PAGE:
De Blasio Shifts Tune on Pre-K Funding, Would Now Accept State Cash

Mayor Bill de Blasio at today's City Hall press conference.

Mayor Bill de Blasio at a City Hall press conference.

Mayor Bill de Blasio today said he would accept a check from Gov. Andrew Cuomo to fund universal pre-K in place of his signature tax on high-income earners–as long as the governor provides enough cash.

“We haven’t seen the final plan yet … And what I’ve tried to say is we need the verification here for New York City that we’ll have the money each year we need for five years,” said the mayor, speaking this morning on Morning Joe.

“I’ve 100 percent said, ‘If we have a verifiable plan for five years and the dollar figures we need, we can accept that,” he continued. “But I’ve also said that I don’t believe, given the vagaries of Albany–and you’ve seen them–that we’re going to have anything that’s verifiable and consistent as the tax plan we’ve put forward.”

Mr. de Blasio and the governor have been locked in a battle over how to fund the mayor’s signature program. Mr. Cuomo has pledged a blank check to fund programs across the state–arguing it would be unfair to restrict the plan to the city. The mayor and his allies argue the amount governor put forward in his preliminary budget proposal is vastly insufficient to fund the pace and scope of expansion he wants. Albany lawmakers have until April 1 to include the funding, unless the budget is delayed.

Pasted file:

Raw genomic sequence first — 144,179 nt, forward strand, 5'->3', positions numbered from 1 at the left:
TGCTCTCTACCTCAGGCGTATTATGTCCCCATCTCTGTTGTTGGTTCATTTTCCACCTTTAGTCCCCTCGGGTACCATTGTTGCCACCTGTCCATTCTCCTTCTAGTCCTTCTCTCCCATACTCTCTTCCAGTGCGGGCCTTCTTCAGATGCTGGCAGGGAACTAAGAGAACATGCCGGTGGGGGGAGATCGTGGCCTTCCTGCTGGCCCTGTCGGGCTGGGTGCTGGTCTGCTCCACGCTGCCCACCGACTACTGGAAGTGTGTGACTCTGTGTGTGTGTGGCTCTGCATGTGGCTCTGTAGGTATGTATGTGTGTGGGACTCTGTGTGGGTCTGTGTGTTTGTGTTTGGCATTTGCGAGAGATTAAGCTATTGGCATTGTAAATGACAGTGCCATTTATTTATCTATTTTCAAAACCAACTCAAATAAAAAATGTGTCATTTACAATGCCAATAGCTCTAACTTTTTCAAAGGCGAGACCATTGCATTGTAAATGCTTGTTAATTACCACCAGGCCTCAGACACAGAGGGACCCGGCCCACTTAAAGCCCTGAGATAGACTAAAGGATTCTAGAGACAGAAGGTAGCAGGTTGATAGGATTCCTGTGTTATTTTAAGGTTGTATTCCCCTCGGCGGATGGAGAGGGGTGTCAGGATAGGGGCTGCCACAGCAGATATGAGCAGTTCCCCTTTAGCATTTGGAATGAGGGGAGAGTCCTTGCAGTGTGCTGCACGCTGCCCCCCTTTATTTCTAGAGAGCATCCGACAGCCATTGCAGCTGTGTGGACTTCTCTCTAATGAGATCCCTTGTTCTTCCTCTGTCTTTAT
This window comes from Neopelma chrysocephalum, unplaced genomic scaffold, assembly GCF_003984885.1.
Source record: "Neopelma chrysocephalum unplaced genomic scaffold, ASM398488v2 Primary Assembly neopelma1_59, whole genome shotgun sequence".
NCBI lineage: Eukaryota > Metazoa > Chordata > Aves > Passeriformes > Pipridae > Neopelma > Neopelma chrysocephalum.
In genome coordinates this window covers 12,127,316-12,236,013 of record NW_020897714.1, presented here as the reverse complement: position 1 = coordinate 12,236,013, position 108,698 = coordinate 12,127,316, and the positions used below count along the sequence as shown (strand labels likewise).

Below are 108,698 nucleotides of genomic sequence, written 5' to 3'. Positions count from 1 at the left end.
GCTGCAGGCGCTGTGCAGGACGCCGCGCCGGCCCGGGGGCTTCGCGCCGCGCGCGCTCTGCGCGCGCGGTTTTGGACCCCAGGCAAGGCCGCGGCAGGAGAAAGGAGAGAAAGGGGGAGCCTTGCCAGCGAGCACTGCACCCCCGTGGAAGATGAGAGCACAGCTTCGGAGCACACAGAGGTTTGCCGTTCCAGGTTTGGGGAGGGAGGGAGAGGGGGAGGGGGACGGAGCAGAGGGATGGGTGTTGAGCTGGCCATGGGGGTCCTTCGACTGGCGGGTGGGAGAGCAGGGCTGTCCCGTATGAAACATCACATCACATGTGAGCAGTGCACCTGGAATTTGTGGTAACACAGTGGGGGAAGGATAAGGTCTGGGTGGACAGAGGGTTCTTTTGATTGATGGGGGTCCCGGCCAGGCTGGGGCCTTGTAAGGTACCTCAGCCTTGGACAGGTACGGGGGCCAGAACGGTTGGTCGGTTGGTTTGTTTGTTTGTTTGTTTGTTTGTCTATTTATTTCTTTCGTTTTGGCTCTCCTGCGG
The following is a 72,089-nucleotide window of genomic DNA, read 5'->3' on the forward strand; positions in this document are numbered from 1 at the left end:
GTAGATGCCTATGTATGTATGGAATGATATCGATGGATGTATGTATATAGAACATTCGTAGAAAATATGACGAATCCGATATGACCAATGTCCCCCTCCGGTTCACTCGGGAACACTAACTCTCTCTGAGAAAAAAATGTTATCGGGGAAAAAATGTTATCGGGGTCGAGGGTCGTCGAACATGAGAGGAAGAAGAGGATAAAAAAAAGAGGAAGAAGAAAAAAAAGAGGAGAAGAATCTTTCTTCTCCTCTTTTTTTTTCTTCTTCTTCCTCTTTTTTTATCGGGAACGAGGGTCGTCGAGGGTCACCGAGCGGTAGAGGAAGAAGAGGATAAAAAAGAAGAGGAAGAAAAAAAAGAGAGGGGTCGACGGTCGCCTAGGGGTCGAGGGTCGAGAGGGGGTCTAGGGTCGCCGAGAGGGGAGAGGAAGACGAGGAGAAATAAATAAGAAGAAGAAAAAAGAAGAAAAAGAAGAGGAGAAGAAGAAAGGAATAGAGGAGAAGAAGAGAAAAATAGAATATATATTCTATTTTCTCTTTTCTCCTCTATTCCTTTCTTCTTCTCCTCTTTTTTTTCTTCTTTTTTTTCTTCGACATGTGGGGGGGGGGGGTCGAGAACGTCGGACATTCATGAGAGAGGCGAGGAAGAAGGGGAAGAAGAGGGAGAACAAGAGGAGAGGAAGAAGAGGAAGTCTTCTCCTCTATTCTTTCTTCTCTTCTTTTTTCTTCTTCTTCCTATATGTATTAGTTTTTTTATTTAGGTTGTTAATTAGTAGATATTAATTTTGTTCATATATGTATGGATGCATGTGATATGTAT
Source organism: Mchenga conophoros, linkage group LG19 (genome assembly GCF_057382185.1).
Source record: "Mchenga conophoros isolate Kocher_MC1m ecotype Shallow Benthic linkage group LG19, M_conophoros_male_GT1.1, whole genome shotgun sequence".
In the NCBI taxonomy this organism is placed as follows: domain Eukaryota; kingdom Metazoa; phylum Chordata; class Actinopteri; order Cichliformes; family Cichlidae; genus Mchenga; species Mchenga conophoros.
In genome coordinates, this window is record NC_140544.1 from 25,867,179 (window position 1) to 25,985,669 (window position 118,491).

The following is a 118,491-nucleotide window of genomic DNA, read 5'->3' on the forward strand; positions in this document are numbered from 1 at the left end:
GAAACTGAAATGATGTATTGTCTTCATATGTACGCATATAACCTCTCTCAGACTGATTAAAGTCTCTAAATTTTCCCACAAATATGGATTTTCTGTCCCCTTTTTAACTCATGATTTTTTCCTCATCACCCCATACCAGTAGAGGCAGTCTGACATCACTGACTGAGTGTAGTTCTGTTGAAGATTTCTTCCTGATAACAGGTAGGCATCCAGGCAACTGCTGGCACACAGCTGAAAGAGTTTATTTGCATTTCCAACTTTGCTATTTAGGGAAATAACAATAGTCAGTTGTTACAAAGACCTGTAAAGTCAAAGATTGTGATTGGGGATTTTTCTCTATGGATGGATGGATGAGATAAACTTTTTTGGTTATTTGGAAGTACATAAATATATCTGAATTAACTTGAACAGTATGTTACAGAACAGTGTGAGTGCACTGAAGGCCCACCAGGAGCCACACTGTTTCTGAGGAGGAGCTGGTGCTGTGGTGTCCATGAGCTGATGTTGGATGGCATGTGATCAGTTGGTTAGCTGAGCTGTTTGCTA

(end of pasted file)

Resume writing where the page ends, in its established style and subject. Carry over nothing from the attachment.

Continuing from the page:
Speaking to reporters after a Crain’s New York Business breakfast, First Deputy Mayor Tony Shorris confirmed that the mayor and his team were open to accepting state money–as long as the amount provided matched the $530 million the proposed tax is supposed to raise.

“Look, from the beginning, we’ve always made clear that the objective here has been a significant funding stream that supports the $530,” Mr. Shorris said. “We need a stable funding stream that is not going to be one year at a time, that is going to be as close as we can get to permanent or long-term. So we proposed a tax as the best way to do that. But the principles have always been the same: significant, stable, predictable funding so we can make sure that we can deliver the pre-K and after-school programs that we need.”

A reporter pressed him on whether a state-funded plan still be considered a win for the mayor.

“Well the win for the kids is to have the programs and that’s what we’re looking for,” replied Mr. Shorris. “The kids need the programs: pre-k and afterschool. Long-term. At scale. That’s the win that we need.”

Up until now, Mr. de Blasio has repeated again and again that the only acceptable outcome would be a tax on the rich. 
 
“I’ve always said I don’t bargain against myself. I have a mission. The people of this city have given me a mission, they’ve entrustd me with a mission to achieve this plan. I don’t worry about inside baseball. I don’t worry about political prognostications,” he said in January, for instance. “I have a mandate from the people to pursue this plan. I’m going to pursue this plan.”
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